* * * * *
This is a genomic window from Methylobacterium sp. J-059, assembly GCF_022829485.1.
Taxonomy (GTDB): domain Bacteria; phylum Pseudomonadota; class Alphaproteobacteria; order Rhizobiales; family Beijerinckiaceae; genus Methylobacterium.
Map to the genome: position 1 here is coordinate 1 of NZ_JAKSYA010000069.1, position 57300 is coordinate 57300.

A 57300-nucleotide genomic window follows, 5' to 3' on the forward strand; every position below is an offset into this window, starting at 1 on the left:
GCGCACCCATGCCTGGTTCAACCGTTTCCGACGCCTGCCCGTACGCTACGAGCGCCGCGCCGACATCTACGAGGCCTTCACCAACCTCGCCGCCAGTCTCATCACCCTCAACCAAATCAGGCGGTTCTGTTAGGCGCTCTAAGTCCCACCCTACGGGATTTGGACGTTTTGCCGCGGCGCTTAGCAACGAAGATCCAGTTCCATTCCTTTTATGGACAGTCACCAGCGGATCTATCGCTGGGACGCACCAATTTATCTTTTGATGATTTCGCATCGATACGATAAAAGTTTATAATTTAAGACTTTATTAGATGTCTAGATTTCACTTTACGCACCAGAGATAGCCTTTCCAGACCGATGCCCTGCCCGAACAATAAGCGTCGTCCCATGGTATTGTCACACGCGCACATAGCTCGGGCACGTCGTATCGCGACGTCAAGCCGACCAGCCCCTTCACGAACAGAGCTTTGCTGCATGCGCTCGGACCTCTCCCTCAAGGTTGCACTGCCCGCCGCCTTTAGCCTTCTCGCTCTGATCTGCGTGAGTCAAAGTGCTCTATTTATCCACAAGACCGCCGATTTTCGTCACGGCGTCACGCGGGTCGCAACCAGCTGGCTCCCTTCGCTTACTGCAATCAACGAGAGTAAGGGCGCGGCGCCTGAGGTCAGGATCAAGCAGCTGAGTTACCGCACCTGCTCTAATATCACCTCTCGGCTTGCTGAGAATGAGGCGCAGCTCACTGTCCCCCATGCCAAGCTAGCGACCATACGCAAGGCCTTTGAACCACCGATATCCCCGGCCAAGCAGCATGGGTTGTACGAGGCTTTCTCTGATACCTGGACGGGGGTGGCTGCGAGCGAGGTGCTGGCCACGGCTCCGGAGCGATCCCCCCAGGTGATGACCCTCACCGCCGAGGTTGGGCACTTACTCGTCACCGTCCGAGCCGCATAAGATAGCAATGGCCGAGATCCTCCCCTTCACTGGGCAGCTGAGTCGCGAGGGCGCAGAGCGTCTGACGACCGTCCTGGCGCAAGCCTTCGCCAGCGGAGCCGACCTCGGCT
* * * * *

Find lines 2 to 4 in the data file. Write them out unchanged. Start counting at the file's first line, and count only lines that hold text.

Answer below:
Taxonomy (GTDB): domain Bacteria; phylum Pseudomonadota; class Alphaproteobacteria; order Rhizobiales; family Beijerinckiaceae; genus Methylobacterium.
Map to the genome: position 1 here is coordinate 1 of NZ_JAKSYA010000069.1, position 57300 is coordinate 57300.

A 57300-nucleotide genomic window follows, 5' to 3' on the forward strand; every position below is an offset into this window, starting at 1 on the left: